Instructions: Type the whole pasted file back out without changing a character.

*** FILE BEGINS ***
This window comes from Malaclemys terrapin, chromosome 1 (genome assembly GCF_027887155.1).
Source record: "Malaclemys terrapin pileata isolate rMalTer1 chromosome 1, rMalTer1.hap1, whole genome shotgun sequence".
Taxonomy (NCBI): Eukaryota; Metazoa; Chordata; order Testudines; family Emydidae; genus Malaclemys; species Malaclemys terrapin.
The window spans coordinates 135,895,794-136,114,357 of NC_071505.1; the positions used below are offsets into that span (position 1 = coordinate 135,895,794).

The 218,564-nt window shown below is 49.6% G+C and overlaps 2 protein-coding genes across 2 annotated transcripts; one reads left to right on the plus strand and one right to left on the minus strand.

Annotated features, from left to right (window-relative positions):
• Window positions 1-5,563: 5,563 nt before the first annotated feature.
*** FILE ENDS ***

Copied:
This window comes from Malaclemys terrapin, chromosome 1 (genome assembly GCF_027887155.1).
Source record: "Malaclemys terrapin pileata isolate rMalTer1 chromosome 1, rMalTer1.hap1, whole genome shotgun sequence".
Taxonomy (NCBI): Eukaryota; Metazoa; Chordata; order Testudines; family Emydidae; genus Malaclemys; species Malaclemys terrapin.
The window spans coordinates 135,895,794-136,114,357 of NC_071505.1; the positions used below are offsets into that span (position 1 = coordinate 135,895,794).

The 218,564-nt window shown below is 49.6% G+C and overlaps 2 protein-coding genes across 2 annotated transcripts; one reads left to right on the plus strand and one right to left on the minus strand.

Annotated features, from left to right (window-relative positions):
• Window positions 1-5,563: 5,563 nt before the first annotated feature.